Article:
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How to Retire With $1 Million on a $50,000 Salary

By Katie Brockman - Updated May 5, 2021 at 5:04PM

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Retiring a millionaire may be within reach, even if you're not already wealthy.

It's no secret that many workers are falling behind on their retirement savings. The average 401(k) balance is around $109,600, according to a 2020 report from Fidelity Investments, while the average IRA balance is slightly higher at $117,700.

To retire comfortably, though, you'll likely need several hundred thousand or even $1 million in savings. Retiring a millionaire may seem impossible if you're not wealthy, but it can be done -- even if you're earning an average salary.

Senior man throwing dollar bills into the air

Image source: Getty Images.

Setting the right goals

Preparing for retirement is never easy, but getting started is often the hardest part. To save as much as possible, it's best to start investing early in life and be consistent about it.

Even if you can't afford to save much, starting to invest earlier in life can help you reach millionaire status someday.

Say, for instance, you are just starting to save for retirement, and you have 35 years left to prepare. Let's also say you're earning a modest 8% average annual rate of return on your investments. (Keep in mind that this number is an average over time, so you won't necessarily earn an 8% return each and every year.)

If your goal is to save $1 million by retirement age, you'd need to invest around $500 per month in this scenario. If you're earning $50,000 per year, that's around 12% of your salary. Most experts recommend setting aside around 10% to 15% of your income for retirement, and $500 per month is within those guidelines.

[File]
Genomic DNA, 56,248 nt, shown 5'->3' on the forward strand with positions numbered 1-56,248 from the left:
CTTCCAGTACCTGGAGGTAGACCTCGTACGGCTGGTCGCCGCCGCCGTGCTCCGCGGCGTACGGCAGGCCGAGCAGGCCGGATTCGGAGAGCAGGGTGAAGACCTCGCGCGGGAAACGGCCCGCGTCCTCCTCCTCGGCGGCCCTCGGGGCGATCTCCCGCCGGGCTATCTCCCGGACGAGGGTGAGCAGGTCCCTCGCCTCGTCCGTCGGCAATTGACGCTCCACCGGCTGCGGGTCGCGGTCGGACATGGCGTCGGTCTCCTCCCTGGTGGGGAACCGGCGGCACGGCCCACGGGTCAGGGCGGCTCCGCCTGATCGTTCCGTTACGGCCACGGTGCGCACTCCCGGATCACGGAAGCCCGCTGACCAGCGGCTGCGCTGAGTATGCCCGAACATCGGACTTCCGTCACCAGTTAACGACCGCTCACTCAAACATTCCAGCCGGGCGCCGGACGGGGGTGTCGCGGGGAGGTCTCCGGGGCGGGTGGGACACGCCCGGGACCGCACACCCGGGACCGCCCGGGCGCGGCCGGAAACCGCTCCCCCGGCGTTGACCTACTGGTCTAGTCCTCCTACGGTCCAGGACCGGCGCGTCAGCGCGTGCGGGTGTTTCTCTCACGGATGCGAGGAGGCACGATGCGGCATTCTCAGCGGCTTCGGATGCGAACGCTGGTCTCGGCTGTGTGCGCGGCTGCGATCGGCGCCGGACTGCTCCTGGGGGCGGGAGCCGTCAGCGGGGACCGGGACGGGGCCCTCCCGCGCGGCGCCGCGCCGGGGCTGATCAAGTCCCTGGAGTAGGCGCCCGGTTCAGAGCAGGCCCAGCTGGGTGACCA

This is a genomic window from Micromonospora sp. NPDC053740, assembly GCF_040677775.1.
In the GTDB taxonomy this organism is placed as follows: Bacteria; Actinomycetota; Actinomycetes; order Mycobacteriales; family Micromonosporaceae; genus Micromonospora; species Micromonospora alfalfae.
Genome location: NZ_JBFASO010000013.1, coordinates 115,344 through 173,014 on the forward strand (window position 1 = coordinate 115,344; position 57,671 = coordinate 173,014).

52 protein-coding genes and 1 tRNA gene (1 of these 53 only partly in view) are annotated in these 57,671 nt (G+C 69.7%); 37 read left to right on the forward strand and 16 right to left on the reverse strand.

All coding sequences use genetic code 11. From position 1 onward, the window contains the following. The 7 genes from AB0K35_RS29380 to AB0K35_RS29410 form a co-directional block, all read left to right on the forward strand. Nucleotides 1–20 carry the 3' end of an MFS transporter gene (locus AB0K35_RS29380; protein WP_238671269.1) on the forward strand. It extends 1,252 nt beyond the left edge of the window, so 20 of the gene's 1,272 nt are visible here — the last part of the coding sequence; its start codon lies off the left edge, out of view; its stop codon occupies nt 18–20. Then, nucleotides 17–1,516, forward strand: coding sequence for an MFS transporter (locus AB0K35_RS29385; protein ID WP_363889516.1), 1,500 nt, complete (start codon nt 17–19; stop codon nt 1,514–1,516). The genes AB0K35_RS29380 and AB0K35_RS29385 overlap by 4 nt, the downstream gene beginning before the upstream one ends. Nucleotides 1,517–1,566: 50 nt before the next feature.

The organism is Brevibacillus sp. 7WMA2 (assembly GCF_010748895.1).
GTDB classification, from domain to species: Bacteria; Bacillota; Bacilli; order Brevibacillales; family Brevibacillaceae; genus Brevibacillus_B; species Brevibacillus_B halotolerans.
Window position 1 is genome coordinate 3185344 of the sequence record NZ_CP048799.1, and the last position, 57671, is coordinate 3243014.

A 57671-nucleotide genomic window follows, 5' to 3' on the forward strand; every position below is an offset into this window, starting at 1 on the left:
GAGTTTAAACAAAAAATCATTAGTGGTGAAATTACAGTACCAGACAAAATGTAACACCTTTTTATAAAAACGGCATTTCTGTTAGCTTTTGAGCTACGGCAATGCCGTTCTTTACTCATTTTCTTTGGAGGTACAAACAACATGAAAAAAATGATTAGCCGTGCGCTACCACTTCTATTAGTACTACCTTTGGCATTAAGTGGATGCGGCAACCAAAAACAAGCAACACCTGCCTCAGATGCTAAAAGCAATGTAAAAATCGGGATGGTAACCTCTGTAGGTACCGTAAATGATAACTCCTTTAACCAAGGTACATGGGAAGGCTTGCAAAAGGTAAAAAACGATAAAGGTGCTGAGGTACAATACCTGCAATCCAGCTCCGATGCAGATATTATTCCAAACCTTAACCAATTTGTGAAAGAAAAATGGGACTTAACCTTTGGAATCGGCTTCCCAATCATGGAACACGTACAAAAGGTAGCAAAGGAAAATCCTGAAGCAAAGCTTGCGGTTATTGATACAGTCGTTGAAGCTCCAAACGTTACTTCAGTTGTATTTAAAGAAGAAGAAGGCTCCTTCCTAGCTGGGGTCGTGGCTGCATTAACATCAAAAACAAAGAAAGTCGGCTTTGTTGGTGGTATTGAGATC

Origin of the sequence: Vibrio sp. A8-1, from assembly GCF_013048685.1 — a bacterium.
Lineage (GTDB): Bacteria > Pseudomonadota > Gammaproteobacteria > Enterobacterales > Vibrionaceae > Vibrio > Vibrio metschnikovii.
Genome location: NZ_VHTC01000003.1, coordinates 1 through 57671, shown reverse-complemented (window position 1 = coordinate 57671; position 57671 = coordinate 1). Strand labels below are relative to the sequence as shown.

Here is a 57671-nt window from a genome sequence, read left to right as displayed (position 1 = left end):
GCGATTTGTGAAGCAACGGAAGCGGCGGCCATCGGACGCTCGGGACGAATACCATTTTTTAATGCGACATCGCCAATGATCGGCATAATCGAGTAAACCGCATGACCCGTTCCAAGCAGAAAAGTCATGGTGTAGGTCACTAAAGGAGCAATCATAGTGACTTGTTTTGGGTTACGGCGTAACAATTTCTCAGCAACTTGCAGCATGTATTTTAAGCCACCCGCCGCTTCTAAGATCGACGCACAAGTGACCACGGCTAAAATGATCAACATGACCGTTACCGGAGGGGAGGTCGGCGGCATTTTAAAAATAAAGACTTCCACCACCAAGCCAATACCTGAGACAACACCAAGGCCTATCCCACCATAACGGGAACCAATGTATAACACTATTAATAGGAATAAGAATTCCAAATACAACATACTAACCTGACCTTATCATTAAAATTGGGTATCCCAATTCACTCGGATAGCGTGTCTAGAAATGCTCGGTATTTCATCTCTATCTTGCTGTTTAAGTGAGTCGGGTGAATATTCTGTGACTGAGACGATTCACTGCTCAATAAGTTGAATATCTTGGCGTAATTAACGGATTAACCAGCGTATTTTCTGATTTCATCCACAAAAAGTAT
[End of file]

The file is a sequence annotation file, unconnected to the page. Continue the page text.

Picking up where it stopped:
What if you're falling behind on your savings?

Not everyone has 35 years to save for retirement, but that doesn't necessarily mean you need to give up on your goal of retiring a millionaire. However, if you're off to a late start, you will need to get creative with your strategy.

If you have access to employer matching contributions through your 401(k), maxing those out should be your first priority. Matching contributions are essentially free money, and they can make it easier to achieve your goal.

For example, say you have no retirement savings and only 25 years left to prepare, but you still want to retire a millionaire. Assuming you're still earning an 8% average annual return on your investments, you'd need to invest around $1,200 per month.

But let's also say your employer will match your 401(k) contributions up to 3% of your salary. If you're earning $50,000 per year, that's $1,500 per year in matching contributions, or $125 per month. Instead of having to save $1,200 per month on your own, then, you just need to contribute $1,075 per month while receiving an extra $125 per month from your employer.

Jar full of hundred dollar bills

Image source: Getty Images.

Of course, investing $1,075 per month is still hard work. It comes out to around 25% of your salary if you're earning $50,000 per year, which is a good chunk of change. If saving that much isn't feasible in your situation but you're determined to retire a millionaire, you may consider pushing retirement back by a few years to give yourself more time to save -- which means you'll need to save less each month.

Keep in mind, too, that as you get older, your salary will likely increase. Because most employers match a percentage of a worker's salary, that means you'll be eligible to receive more in matching contributions as your income increases. That, in turn, will make it easier to reach your saving goals.

Retiring a millionaire isn't easy, but it can be done. By starting to invest as early in life as possible and continuing to invest consistently, it's possible to become a millionaire on an average salary.

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